Performance is much the same with the lens zoomed to 200mm, with excellent sharpness in the centre of the frame and clarity not being far behind towards the edges of the frame at maximum aperture. As is the case at 80mm, peak clarity across the frame is achieved between f/8 and f/11, where sharpness across the frame is outstanding.

Finally, zooming to 400mm does result in an overall reduction in sharpness, but the lens still performs well. At f/5.6 clarity is very good in the centre of the frame, and good towards the edges of the frame. Stopping down to f/11 results in peak performance across the frame for this focal length, with excellent sharpness in the centre and very good clarity towards the edges of the frame.

[email protected]

[email protected]

[email protected]

How to read our charts

The blue column represents readings from the centre of the picture frame at the various apertures and the green is from the edges. Averaging them out gives the red weighted column.

The scale on the left side is an indication of actual image resolution. The taller the column, the better the lens performance. Simple.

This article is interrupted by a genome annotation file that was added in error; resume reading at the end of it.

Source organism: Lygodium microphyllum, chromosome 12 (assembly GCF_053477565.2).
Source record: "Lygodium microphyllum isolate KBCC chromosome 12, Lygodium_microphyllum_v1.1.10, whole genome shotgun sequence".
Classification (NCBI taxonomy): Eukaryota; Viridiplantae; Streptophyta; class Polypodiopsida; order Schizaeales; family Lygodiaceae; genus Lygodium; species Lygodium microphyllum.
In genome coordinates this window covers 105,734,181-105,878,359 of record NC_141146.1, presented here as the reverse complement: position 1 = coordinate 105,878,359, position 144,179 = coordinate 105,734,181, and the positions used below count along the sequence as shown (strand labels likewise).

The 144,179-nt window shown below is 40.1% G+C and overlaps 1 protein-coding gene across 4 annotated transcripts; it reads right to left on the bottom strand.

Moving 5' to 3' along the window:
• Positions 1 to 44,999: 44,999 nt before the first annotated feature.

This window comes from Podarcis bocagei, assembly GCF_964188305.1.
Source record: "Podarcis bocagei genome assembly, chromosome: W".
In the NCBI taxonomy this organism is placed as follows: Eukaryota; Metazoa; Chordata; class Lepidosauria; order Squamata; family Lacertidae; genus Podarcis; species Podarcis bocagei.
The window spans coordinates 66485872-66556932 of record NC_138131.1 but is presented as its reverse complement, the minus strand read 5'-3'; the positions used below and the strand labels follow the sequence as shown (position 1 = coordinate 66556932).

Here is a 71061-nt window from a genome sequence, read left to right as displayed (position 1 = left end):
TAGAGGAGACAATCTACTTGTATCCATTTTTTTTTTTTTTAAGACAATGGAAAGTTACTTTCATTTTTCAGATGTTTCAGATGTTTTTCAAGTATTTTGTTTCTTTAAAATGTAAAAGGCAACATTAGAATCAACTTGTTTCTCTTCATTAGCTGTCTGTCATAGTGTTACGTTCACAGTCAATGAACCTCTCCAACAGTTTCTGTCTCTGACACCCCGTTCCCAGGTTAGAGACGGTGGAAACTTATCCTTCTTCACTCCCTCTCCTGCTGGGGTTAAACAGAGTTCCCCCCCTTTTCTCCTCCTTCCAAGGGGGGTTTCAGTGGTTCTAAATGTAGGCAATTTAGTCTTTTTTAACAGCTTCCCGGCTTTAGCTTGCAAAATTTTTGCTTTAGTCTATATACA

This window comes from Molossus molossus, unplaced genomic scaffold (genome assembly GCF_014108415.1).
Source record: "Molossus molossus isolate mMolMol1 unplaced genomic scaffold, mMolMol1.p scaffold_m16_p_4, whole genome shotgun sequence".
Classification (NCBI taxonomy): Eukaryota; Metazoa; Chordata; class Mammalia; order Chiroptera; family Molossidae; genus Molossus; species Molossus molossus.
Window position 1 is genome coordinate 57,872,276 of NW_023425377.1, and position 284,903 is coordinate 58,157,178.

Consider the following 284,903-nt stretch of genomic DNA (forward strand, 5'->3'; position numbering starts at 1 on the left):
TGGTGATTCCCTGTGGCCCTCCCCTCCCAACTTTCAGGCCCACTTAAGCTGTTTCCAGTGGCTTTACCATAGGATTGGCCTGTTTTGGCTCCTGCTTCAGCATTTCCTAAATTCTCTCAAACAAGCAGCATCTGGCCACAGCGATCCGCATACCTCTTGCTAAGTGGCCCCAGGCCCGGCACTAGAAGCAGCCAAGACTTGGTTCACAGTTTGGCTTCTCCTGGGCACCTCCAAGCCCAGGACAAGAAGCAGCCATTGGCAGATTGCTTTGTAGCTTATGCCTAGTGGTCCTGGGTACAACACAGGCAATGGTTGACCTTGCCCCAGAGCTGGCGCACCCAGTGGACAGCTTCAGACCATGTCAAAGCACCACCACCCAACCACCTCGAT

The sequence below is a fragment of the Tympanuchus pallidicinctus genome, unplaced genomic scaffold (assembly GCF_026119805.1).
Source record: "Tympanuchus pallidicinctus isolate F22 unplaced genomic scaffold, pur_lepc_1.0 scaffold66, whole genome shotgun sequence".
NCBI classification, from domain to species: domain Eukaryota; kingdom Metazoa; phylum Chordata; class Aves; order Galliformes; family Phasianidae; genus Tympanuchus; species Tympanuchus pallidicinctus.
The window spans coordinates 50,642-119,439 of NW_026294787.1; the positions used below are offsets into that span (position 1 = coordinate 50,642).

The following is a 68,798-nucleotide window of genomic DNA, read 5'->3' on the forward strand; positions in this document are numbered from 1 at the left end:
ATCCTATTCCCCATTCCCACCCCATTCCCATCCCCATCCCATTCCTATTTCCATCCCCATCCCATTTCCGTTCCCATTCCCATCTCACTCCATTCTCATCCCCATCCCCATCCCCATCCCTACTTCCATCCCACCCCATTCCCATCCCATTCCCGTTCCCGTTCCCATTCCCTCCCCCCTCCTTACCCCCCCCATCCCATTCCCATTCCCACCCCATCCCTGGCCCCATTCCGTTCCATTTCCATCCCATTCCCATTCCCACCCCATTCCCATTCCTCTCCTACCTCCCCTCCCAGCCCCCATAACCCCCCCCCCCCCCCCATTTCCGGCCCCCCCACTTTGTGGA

For this review, the lens was tested on a Nikon D600 using Imatest.

For a super-telephoto lens covering this range, chromatic aberrations are remarkably well controlled. Fringing is at its most prevalent towards the edges of the frame at 80mm with the aperture stopped down to f/16 or beyond. Even then half a pixel width of fringing is barely exceeded.

[email protected]

[email protected]
[email protected]

How to read our charts

Chromatic aberration is the lens' inability to focus on the sensor or film all colours of visible light at the same point. Severe chromatic aberration gives a noticeable fringing or a halo effect around sharp edges within the picture. It can be cured in software.

Apochromatic lenses have special lens elements aspheric, extra-low dispersion etc. to minimize the problem, hence they usually cost more.

For this review, the lens was tested on a Nikon D600 using Imatest.

Falloff of illumination towards the corners is reasonably well controlled for a telephoto zoom lens. At 80mm and maximum aperture the corners are only 1.3stops darker than the image centre and visually uniform illumination is achieved with the lens stopped down to f/8 or beyond. At 400mm the corners are 1.66stops darker and visually uniform illumination is achieved with the aperture stopped down to f/11 or beyond.

Imatest detected fairly consistent pincushion distortion throughout the zoom range between 0.6% at 80mm and 0.768% at 400mm. This low level of distortion shouldn't pose too many issues. If absolutely straight lines are paramount, you'll be glad to hear the distortion pattern is uniform throughout the zoom range, which should make applying corrections in image editing software afterwards relatively straightforward.